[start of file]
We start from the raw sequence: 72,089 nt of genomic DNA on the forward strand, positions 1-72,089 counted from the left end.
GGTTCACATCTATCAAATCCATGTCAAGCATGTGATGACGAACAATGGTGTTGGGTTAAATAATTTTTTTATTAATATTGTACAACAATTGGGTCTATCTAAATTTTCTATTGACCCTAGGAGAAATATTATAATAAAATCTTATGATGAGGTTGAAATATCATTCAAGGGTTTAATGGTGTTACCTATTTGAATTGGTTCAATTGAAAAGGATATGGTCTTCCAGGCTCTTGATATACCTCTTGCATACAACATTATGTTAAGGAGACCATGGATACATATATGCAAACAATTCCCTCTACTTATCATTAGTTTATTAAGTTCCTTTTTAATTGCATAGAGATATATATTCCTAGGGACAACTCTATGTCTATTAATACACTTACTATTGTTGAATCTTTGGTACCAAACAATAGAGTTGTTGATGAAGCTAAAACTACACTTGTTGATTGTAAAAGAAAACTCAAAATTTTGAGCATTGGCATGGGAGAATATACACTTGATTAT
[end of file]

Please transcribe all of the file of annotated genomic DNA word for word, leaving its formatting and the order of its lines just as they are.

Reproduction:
We start from the raw sequence: 72,089 nt of genomic DNA on the forward strand, positions 1-72,089 counted from the left end.
GGTTCACATCTATCAAATCCATGTCAAGCATGTGATGACGAACAATGGTGTTGGGTTAAATAATTTTTTTATTAATATTGTACAACAATTGGGTCTATCTAAATTTTCTATTGACCCTAGGAGAAATATTATAATAAAATCTTATGATGAGGTTGAAATATCATTCAAGGGTTTAATGGTGTTACCTATTTGAATTGGTTCAATTGAAAAGGATATGGTCTTCCAGGCTCTTGATATACCTCTTGCATACAACATTATGTTAAGGAGACCATGGATACATATATGCAAACAATTCCCTCTACTTATCATTAGTTTATTAAGTTCCTTTTTAATTGCATAGAGATATATATTCCTAGGGACAACTCTATGTCTATTAATACACTTACTATTGTTGAATCTTTGGTACCAAACAATAGAGTTGTTGATGAAGCTAAAACTACACTTGTTGATTGTAAAAGAAAACTCAAAATTTTGAGCATTGGCATGGGAGAATATACACTTGATTAT